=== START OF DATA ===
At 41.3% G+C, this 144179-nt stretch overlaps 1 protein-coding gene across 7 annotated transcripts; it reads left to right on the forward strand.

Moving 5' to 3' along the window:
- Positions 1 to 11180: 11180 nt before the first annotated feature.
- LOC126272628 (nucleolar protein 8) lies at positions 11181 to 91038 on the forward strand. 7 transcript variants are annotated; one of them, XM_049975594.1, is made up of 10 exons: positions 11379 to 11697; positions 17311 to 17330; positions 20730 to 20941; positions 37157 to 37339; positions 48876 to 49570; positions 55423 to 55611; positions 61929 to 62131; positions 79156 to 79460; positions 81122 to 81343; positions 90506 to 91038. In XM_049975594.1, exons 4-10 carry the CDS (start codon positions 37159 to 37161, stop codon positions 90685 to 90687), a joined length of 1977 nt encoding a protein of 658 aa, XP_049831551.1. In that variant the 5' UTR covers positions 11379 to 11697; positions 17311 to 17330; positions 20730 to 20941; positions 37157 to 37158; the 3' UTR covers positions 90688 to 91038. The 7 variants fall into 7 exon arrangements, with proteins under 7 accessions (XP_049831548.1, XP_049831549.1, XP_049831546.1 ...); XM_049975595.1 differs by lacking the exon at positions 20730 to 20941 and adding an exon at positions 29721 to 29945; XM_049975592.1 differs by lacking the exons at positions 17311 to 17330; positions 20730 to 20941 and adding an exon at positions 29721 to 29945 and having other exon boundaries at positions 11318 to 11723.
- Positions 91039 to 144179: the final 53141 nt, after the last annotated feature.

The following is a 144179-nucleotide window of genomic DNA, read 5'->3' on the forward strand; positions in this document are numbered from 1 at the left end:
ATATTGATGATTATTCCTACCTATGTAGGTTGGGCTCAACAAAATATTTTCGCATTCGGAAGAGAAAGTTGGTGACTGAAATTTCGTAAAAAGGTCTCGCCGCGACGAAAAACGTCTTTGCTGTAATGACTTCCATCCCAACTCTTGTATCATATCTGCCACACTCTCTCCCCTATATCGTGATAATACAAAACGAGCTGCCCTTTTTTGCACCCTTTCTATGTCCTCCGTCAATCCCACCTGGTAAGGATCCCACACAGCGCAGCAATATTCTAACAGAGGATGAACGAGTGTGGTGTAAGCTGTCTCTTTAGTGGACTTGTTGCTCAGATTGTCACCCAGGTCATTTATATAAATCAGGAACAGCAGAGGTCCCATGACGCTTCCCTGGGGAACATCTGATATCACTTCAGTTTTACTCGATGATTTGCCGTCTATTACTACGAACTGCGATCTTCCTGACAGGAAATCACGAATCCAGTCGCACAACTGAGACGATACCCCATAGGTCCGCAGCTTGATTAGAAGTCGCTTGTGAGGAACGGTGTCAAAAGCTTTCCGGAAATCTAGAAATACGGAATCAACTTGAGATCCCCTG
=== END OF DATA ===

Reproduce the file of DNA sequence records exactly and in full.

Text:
At 41.3% G+C, this 144179-nt stretch overlaps 1 protein-coding gene across 7 annotated transcripts; it reads left to right on the forward strand.

Moving 5' to 3' along the window:
- Positions 1 to 11180: 11180 nt before the first annotated feature.
- LOC126272628 (nucleolar protein 8) lies at positions 11181 to 91038 on the forward strand. 7 transcript variants are annotated; one of them, XM_049975594.1, is made up of 10 exons: positions 11379 to 11697; positions 17311 to 17330; positions 20730 to 20941; positions 37157 to 37339; positions 48876 to 49570; positions 55423 to 55611; positions 61929 to 62131; positions 79156 to 79460; positions 81122 to 81343; positions 90506 to 91038. In XM_049975594.1, exons 4-10 carry the CDS (start codon positions 37159 to 37161, stop codon positions 90685 to 90687), a joined length of 1977 nt encoding a protein of 658 aa, XP_049831551.1. In that variant the 5' UTR covers positions 11379 to 11697; positions 17311 to 17330; positions 20730 to 20941; positions 37157 to 37158; the 3' UTR covers positions 90688 to 91038. The 7 variants fall into 7 exon arrangements, with proteins under 7 accessions (XP_049831548.1, XP_049831549.1, XP_049831546.1 ...); XM_049975595.1 differs by lacking the exon at positions 20730 to 20941 and adding an exon at positions 29721 to 29945; XM_049975592.1 differs by lacking the exons at positions 17311 to 17330; positions 20730 to 20941 and adding an exon at positions 29721 to 29945 and having other exon boundaries at positions 11318 to 11723.
- Positions 91039 to 144179: the final 53141 nt, after the last annotated feature.

The following is a 144179-nucleotide window of genomic DNA, read 5'->3' on the forward strand; positions in this document are numbered from 1 at the left end:
ATATTGATGATTATTCCTACCTATGTAGGTTGGGCTCAACAAAATATTTTCGCATTCGGAAGAGAAAGTTGGTGACTGAAATTTCGTAAAAAGGTCTCGCCGCGACGAAAAACGTCTTTGCTGTAATGACTTCCATCCCAACTCTTGTATCATATCTGCCACACTCTCTCCCCTATATCGTGATAATACAAAACGAGCTGCCCTTTTTTGCACCCTTTCTATGTCCTCCGTCAATCCCACCTGGTAAGGATCCCACACAGCGCAGCAATATTCTAACAGAGGATGAACGAGTGTGGTGTAAGCTGTCTCTTTAGTGGACTTGTTGCTCAGATTGTCACCCAGGTCATTTATATAAATCAGGAACAGCAGAGGTCCCATGACGCTTCCCTGGGGAACATCTGATATCACTTCAGTTTTACTCGATGATTTGCCGTCTATTACTACGAACTGCGATCTTCCTGACAGGAAATCACGAATCCAGTCGCACAACTGAGACGATACCCCATAGGTCCGCAGCTTGATTAGAAGTCGCTTGTGAGGAACGGTGTCAAAAGCTTTCCGGAAATCTAGAAATACGGAATCAACTTGAGATCCCCTG